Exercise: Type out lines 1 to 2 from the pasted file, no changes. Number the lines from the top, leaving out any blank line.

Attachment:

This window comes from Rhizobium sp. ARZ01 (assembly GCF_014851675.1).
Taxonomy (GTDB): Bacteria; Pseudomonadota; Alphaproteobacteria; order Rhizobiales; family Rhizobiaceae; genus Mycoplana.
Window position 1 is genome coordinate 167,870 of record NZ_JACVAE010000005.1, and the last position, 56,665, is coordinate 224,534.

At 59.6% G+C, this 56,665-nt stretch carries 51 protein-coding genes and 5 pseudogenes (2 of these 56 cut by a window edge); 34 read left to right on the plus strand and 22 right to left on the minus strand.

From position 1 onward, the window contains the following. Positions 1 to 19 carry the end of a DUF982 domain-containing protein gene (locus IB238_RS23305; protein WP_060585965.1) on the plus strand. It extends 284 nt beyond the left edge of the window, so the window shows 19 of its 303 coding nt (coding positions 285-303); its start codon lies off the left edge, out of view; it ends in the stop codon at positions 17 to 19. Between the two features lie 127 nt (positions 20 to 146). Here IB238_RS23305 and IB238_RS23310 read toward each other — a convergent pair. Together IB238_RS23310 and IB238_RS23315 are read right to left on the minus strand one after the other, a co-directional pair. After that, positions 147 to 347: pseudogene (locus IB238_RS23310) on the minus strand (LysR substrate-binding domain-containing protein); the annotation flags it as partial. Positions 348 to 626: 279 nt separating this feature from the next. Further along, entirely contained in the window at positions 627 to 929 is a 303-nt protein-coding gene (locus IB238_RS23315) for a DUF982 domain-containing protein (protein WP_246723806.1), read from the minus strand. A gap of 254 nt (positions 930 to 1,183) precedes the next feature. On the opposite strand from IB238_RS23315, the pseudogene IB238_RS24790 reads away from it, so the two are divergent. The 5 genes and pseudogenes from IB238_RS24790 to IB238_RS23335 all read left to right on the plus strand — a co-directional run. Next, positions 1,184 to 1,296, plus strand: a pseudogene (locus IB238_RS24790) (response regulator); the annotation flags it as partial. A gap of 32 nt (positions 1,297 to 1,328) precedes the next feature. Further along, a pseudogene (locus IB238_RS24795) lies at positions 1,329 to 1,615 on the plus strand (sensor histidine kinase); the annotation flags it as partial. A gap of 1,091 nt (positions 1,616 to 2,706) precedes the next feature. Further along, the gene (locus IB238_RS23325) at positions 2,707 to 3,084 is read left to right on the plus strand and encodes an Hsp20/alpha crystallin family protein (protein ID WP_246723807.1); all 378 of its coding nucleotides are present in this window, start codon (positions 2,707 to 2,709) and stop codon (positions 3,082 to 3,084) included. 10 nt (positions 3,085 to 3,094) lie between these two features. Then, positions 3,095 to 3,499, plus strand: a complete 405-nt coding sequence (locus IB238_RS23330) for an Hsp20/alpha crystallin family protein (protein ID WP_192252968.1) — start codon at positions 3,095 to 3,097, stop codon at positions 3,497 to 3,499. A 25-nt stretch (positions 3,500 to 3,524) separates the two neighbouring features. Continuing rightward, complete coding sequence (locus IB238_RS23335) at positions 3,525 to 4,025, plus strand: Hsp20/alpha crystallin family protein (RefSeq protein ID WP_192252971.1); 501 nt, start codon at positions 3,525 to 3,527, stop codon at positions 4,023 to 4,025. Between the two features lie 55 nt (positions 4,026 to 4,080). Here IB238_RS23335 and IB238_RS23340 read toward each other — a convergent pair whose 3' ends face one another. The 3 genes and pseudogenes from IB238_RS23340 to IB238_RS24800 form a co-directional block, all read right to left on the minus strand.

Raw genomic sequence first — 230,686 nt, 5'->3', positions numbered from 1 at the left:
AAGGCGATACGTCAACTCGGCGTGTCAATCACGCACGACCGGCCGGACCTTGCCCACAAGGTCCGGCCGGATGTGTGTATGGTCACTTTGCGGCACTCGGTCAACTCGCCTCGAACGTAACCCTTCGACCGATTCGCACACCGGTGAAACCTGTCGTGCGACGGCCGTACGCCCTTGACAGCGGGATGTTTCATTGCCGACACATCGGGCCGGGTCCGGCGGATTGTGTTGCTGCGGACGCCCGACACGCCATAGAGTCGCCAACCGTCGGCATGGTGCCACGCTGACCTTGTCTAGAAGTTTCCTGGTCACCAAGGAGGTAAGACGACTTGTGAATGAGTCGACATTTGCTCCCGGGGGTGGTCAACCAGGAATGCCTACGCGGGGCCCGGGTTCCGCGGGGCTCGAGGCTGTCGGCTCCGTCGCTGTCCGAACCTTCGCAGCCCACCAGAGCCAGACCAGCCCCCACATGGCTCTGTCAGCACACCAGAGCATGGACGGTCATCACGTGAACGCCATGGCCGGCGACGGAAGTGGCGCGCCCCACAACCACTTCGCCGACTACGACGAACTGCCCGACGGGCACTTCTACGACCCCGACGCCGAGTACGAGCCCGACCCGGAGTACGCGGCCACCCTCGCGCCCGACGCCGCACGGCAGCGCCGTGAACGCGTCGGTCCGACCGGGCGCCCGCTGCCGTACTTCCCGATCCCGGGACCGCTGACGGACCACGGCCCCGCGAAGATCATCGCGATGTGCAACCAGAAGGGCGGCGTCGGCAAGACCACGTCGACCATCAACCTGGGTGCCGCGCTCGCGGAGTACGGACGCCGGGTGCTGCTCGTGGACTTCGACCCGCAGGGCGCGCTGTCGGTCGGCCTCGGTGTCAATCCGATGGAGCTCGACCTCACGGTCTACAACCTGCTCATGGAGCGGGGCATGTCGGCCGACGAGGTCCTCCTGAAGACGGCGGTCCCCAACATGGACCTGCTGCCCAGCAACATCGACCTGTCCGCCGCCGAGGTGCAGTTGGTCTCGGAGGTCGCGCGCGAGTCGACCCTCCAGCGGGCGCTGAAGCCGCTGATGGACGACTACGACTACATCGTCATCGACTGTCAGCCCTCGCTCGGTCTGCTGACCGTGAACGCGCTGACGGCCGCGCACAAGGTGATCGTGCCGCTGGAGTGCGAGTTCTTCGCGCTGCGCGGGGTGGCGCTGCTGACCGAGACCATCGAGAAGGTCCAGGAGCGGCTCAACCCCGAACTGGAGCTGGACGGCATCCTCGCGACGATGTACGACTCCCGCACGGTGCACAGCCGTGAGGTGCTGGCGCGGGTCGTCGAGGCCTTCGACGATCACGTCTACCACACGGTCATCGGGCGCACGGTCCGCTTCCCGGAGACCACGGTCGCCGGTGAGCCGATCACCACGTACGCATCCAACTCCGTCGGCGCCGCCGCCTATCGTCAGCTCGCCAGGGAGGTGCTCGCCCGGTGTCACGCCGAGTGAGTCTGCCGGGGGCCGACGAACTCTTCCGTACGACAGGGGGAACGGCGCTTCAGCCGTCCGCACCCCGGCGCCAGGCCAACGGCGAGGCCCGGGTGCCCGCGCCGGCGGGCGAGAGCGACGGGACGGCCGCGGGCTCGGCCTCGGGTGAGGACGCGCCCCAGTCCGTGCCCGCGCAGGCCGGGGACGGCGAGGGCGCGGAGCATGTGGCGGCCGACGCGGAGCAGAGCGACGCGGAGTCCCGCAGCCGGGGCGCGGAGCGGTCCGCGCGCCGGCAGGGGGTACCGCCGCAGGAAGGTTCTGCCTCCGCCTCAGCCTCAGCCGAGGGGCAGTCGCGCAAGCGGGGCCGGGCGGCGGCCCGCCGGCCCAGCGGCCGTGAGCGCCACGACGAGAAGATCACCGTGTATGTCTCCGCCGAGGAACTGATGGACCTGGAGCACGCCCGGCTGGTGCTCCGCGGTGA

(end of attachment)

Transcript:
This window comes from Rhizobium sp. ARZ01 (assembly GCF_014851675.1).
Taxonomy (GTDB): Bacteria; Pseudomonadota; Alphaproteobacteria; order Rhizobiales; family Rhizobiaceae; genus Mycoplana.